To the extent that the NSN has been mentioned by the corporate press, it has largely been presented as a fringe aberration. Yet it arose directly out of the stepped-up promotion of extreme right-wing forces by the political and media establishment.
In 2015, a small group of right-wing activists began holding protests under the banner of “Reclaim Australia.” Despite being attended only by a few dozen, or at most a few hundred people, these events were given inordinate media coverage.
Christensen and other Liberal-National politicians addressed some of the gatherings. These events were based on anti-Islam xenophobia, which has been peddled by successive Labor and Liberal-National governments since 2001, under the rubric of the fraudulent “war on terror.”
Other strands of Reclaim Australia’s fascistic perspective were also taken directly from the official parties. These included support for a racist campaign targeting supposed “African gangs” in Melbourne, spearheaded by Liberal-National and Labor politicians, along with the press, and the glorification of Australian militarism, amid a massive official “celebration” of the centenary of World War I.
The United Patriots Front (UPF), a prominent organisation in Reclaim Australia, and its leaders Blair Cottrell and Tom Sewell, have been given media interviews by the state-funded Australian Broadcasting Corporation and other outlets. The two men, who have both expressed admiration for Hitler, were widely presented in the press as giving expression to “community concerns” over Muslim immigrants and “African gangs.” Sewell has since come out openly as a Nazi, establishing the NSN.
Reclaim Australia and its offshoots developed ties with right-wing populist outfits, such as Hanson’s One Nation Party and the Katter Australia Party. The UPF hailed Fraser Anning, who represented both those parties in federal parliament, before declaring himself an independent. In his maiden parliamentary speech, Anning called for a “final solution” to the “immigration problem”—a direct reference to the Nazi holocaust.
The far-right groups also cultivated ties within the Liberal and National parties. In 2019, it was revealed that a group of fascists had successfully “infiltrated” the New South Wales state executive of the Young Nationals. They included Clifford Jennings, who had previously interviewed Christensen, and had been nominated to executive positions by a senior Nationals’ staffer. When the group, which included avowed Nazis, was uncovered, former National leader Barnaby Joyce initially decried their exposure as a “McCarthyist witch-hunt,” before retracting the comment.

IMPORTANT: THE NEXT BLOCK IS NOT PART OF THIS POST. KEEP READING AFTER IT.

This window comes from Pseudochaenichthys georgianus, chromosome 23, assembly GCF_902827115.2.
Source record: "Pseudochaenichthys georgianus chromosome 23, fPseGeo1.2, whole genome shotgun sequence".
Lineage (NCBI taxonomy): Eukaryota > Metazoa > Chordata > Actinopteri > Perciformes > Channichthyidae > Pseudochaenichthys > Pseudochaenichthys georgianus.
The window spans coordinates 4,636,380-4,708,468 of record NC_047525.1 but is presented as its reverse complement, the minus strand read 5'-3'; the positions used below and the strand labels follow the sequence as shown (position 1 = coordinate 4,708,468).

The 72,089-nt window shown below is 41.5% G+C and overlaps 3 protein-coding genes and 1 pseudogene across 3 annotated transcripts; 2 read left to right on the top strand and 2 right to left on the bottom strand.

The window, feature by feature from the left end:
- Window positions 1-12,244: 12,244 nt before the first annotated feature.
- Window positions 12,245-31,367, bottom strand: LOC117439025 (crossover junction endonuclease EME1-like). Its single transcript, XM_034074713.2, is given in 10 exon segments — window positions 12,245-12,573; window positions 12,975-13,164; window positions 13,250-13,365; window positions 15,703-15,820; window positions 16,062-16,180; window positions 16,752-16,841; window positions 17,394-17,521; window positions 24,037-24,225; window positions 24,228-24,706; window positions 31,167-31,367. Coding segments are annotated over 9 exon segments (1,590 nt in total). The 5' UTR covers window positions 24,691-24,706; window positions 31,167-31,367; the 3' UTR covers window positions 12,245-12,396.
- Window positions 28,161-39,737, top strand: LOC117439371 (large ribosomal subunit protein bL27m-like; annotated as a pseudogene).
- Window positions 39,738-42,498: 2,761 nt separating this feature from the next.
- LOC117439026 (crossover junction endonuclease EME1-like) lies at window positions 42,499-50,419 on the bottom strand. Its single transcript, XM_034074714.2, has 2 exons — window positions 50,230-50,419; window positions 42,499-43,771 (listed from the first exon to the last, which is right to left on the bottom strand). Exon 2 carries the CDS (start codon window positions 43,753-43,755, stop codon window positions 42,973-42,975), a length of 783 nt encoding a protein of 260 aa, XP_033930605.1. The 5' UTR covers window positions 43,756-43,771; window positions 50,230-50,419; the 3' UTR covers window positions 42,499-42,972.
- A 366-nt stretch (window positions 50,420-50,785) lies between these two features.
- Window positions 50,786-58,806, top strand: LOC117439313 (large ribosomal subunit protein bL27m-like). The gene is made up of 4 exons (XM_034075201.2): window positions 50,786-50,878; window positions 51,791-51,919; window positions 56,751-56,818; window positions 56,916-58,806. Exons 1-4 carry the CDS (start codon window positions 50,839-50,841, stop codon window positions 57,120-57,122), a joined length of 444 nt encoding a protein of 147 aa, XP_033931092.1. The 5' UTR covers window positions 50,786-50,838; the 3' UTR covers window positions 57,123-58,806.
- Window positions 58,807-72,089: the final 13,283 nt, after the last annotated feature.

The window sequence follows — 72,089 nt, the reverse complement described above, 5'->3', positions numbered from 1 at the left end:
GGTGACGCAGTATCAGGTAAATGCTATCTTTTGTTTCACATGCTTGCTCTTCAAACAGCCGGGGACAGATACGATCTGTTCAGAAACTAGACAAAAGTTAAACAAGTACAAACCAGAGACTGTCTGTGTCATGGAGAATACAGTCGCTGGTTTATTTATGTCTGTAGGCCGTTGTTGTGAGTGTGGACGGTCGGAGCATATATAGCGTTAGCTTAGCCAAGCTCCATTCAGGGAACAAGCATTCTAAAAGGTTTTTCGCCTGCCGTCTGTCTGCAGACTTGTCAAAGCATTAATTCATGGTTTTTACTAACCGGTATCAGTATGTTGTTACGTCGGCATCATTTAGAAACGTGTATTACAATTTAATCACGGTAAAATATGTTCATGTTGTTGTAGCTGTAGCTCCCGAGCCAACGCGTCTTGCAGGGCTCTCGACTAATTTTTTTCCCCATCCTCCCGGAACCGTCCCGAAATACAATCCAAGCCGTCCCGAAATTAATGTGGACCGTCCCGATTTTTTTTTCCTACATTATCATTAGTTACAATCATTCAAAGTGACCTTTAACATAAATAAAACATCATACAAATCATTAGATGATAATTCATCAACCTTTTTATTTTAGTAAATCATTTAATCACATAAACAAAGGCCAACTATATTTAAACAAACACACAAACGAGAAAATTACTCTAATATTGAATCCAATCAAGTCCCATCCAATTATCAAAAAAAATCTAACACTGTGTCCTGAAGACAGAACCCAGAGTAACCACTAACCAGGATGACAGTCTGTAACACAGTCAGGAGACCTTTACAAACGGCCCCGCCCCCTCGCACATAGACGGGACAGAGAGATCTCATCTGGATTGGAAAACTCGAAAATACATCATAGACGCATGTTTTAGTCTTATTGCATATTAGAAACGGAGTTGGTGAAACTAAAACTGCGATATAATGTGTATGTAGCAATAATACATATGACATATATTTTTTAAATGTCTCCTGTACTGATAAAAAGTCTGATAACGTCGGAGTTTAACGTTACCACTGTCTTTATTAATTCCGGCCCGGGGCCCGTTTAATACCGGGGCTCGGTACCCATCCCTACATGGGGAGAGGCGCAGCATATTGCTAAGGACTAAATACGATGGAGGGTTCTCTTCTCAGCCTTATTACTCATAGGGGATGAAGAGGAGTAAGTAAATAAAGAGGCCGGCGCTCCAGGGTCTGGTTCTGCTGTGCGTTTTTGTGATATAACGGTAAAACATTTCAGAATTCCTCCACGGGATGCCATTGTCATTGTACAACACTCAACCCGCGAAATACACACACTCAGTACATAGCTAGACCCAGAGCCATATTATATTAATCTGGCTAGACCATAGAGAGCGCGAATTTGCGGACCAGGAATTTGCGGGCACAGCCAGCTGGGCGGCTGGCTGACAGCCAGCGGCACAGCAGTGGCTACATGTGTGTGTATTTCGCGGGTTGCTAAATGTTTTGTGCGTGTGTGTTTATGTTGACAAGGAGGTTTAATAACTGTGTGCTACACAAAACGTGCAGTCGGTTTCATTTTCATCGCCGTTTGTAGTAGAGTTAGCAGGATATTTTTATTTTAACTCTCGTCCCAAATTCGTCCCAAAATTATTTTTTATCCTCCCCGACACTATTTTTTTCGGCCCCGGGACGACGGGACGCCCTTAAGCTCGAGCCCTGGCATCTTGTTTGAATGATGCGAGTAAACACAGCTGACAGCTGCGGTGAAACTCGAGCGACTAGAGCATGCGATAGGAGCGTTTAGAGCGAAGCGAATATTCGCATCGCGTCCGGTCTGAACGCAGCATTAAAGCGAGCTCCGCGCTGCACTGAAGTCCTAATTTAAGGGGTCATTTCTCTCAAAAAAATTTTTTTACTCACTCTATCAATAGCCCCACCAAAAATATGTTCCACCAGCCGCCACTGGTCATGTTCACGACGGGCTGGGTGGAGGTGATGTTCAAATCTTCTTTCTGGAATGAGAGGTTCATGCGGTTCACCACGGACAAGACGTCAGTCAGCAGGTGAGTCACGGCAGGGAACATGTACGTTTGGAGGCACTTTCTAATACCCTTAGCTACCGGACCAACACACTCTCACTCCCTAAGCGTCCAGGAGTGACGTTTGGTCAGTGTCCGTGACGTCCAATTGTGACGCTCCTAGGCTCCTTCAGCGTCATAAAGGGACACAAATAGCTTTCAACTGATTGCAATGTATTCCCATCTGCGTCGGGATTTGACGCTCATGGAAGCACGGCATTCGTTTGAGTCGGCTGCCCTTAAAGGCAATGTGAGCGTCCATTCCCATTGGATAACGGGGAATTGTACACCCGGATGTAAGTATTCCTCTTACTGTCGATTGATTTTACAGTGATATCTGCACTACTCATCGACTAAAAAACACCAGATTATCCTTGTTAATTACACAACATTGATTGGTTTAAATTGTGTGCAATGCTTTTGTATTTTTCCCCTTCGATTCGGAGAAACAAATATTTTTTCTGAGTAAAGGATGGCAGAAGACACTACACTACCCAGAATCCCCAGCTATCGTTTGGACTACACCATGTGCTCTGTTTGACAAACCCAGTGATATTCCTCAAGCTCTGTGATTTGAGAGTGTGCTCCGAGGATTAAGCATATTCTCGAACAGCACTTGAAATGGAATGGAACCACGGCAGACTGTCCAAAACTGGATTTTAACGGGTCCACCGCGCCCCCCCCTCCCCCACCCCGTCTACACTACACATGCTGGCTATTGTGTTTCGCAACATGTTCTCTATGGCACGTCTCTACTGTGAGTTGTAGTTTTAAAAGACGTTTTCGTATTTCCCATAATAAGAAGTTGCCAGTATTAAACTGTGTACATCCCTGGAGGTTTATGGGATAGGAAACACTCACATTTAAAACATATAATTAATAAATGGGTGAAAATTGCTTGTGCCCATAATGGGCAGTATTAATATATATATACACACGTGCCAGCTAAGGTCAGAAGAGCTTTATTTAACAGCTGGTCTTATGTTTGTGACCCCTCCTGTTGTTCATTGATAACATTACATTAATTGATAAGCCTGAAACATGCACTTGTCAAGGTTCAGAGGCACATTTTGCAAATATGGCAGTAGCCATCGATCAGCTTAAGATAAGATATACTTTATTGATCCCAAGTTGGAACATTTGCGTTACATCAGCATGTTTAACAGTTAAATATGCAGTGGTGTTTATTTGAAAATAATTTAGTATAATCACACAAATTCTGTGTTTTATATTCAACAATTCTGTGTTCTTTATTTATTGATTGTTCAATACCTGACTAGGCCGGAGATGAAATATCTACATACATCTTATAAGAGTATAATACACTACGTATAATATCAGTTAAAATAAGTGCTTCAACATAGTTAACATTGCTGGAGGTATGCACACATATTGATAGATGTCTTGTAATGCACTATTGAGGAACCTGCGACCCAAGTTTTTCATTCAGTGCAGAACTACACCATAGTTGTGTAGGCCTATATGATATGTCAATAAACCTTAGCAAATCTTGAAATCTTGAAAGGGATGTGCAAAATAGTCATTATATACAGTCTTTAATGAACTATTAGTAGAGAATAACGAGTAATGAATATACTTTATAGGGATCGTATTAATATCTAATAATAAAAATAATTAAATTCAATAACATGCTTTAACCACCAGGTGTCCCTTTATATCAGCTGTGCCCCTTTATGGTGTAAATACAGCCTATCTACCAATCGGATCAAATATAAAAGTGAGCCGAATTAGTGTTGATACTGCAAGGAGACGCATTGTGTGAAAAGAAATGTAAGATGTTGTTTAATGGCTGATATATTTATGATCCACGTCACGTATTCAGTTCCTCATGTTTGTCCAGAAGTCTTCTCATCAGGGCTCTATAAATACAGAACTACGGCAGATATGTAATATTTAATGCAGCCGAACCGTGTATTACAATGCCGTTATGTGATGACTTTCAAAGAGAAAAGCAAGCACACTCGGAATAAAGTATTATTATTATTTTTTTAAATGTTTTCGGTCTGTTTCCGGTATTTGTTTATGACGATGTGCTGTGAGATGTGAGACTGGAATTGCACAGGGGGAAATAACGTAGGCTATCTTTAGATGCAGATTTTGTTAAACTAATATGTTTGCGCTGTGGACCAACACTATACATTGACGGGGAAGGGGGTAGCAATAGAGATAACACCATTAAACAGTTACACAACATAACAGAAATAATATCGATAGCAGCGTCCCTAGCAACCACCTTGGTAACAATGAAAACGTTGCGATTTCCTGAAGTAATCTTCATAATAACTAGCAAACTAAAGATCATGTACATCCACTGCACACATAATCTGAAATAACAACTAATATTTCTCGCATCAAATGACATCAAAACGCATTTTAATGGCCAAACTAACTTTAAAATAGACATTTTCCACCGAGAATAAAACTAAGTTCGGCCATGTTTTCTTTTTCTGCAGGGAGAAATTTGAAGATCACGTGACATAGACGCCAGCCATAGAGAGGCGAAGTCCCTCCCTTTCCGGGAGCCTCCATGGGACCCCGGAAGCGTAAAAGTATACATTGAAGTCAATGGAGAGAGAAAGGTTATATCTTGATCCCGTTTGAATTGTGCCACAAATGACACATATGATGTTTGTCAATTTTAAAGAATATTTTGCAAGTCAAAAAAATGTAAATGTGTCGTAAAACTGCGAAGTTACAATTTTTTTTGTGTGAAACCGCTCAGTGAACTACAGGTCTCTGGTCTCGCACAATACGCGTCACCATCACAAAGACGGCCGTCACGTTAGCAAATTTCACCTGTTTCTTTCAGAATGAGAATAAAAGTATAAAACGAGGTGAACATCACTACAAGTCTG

The growing political weight of far-right elements in the Liberal-National party was a factor in Scott Morrison’s installation as prime minister in a party-room coup in August, 2018. Morrison immediately sought to identify himself with Trump, and has tolerated without criticism the activities of Christensen and other backbenchers seeking to transform the Liberal-National Coalition into an alt-right style movement.
The dangers of the official promotion of the far-right were underscored by the 2019 fascist terrorist attack by Brenton Tarrant, who killed 51 people and maimed 40 at two mosques in Christchurch, New Zealand. Tarrant was born and raised in Australia. He had communicated online with Sewell and other representatives of the UPF, who sought to recruit him prior to the Christchurch attack.
This connection was confirmed in an official New Zealand report into the massacre, released this month. The political and media establishment, however, has maintained a deafening silence over Tarrant’s Australian links and their political implications, as have the Australian intelligence agencies.
The threat of right-wing violence was further underscored by the conviction late last year of Philip Galea, a former prominent figure in Reclaim Australia, on terrorism charges. Evidence showed that Galea had plotted to bomb the offices of left-wing organisations in Melbourne, as well as the city’s Trades Hall.
The extreme right-wing organisations have very limited support. They are only able to make an appeal as a result of the widespread political discontent with all the official parties. Labor and the trade unions bear the central responsibility. Their smashing up of the workers’ movement that existed up until the 1980s, and enforcement of a decades-long assault on jobs, wages and conditions has created a social crisis and a toxic political environment, upon which the fascists prey.
The record in the US and Australia, moreover, demonstrates that the traction of the extreme-right is the product of their promotion by the official parties and the establishment media, which are seeking to divert social anger in a reactionary direction, bolster moves toward authoritarian rule and cultivate a base that can be mobilised against the emerging struggles of the working class.